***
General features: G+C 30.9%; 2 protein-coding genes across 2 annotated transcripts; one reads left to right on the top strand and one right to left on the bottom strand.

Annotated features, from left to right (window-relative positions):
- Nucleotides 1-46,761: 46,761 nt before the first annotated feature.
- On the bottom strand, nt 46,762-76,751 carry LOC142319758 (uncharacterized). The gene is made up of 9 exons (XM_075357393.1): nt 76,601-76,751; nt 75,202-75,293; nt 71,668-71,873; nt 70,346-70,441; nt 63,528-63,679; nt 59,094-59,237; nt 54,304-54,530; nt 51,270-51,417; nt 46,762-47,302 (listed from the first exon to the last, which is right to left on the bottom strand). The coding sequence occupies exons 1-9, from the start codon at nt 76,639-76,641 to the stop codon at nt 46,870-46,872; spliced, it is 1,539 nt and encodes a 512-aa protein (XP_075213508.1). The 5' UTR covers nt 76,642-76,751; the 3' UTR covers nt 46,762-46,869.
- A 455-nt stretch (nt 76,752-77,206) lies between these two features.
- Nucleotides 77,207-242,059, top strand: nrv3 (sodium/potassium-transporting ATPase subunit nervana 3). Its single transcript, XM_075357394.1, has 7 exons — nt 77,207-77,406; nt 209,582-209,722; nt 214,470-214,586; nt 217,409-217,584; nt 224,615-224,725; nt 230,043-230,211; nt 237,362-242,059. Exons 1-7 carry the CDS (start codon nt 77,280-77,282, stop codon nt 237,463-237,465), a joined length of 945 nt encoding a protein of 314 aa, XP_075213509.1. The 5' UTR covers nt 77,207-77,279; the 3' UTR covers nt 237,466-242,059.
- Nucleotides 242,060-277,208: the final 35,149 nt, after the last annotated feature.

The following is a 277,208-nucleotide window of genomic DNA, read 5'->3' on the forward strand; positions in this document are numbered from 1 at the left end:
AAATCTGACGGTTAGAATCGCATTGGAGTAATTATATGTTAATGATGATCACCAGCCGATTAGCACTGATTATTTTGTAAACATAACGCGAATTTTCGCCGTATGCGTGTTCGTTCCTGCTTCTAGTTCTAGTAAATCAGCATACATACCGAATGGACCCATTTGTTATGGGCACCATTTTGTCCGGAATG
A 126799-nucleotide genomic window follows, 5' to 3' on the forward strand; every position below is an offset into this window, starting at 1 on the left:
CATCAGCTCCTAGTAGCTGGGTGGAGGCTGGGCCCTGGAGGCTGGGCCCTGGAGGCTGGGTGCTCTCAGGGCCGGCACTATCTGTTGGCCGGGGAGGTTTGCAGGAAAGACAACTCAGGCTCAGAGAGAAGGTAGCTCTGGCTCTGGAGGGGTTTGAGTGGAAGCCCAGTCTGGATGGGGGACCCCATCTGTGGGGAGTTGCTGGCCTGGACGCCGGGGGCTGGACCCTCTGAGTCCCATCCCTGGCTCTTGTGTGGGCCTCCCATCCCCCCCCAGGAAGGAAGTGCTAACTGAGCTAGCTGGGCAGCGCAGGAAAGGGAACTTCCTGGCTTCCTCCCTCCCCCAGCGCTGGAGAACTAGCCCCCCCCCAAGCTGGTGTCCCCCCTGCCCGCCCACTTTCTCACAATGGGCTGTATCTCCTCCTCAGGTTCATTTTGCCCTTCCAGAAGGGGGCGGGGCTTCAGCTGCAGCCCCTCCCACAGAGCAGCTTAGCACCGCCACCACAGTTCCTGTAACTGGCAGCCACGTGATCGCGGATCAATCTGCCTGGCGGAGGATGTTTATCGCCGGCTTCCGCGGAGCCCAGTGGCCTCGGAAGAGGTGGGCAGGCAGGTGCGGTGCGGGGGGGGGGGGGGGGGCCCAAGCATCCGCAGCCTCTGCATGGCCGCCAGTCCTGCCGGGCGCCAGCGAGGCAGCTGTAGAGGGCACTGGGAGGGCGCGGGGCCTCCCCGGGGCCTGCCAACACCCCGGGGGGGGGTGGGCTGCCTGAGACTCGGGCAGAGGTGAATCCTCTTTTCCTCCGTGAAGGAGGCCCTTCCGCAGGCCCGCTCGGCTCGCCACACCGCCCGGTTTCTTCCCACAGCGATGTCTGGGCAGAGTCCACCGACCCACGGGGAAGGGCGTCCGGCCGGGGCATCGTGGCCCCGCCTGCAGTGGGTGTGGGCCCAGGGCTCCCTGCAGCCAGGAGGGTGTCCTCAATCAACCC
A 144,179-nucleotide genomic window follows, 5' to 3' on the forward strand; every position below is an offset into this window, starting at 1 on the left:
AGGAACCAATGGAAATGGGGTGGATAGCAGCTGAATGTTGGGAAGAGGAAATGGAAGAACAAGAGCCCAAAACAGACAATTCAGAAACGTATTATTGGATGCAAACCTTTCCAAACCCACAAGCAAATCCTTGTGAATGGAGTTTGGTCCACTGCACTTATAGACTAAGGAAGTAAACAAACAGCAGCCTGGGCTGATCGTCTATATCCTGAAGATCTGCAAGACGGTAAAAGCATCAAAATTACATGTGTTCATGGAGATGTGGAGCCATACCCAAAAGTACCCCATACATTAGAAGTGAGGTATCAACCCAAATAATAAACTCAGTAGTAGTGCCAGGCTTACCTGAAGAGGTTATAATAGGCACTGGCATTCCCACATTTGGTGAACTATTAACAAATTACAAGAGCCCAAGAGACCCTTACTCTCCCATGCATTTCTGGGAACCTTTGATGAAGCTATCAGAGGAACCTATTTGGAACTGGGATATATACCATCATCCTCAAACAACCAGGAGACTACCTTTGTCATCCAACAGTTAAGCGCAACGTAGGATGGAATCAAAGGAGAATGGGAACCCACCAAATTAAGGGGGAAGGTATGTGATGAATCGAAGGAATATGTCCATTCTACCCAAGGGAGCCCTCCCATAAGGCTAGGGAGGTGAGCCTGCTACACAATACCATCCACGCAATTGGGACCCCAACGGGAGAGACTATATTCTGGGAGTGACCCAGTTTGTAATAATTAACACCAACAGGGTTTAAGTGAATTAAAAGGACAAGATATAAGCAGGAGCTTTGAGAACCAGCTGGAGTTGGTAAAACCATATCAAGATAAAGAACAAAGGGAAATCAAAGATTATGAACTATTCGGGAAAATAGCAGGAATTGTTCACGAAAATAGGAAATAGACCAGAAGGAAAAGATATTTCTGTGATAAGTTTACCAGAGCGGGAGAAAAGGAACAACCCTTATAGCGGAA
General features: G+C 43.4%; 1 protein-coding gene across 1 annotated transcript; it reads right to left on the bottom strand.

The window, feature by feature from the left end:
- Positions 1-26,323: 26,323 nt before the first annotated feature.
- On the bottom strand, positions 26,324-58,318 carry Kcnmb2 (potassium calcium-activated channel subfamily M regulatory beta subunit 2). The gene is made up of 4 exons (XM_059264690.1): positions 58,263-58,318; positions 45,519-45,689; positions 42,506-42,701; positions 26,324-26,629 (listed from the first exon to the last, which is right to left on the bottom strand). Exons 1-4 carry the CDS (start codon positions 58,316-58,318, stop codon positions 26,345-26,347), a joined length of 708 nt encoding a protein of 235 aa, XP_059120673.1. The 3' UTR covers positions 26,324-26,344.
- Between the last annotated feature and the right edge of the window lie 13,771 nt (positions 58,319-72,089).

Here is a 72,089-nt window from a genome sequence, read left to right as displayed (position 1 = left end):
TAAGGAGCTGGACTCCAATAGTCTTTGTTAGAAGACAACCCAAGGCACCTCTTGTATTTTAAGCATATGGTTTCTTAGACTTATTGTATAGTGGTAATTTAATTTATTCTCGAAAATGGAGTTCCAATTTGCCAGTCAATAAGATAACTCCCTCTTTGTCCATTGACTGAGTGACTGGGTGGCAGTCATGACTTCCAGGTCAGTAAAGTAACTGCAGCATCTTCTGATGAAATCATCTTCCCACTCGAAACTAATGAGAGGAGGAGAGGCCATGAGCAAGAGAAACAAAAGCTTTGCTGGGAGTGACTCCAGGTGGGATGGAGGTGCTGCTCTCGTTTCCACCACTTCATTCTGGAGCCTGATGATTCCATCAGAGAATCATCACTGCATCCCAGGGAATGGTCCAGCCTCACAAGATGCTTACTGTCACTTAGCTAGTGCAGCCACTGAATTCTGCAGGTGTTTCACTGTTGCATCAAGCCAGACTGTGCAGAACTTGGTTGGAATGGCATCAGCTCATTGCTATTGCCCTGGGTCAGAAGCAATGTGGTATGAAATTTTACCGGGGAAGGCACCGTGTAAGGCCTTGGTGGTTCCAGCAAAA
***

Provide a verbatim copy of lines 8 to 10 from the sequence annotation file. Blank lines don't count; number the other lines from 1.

The following is a 277,208-nucleotide window of genomic DNA, read 5'->3' on the forward strand; positions in this document are numbered from 1 at the left end:
AAATCTGACGGTTAGAATCGCATTGGAGTAATTATATGTTAATGATGATCACCAGCCGATTAGCACTGATTATTTTGTAAACATAACGCGAATTTTCGCCGTATGCGTGTTCGTTCCTGCTTCTAGTTCTAGTAAATCAGCATACATACCGAATGGACCCATTTGTTATGGGCACCATTTTGTCCGGAATG
A 126799-nucleotide genomic window follows, 5' to 3' on the forward strand; every position below is an offset into this window, starting at 1 on the left: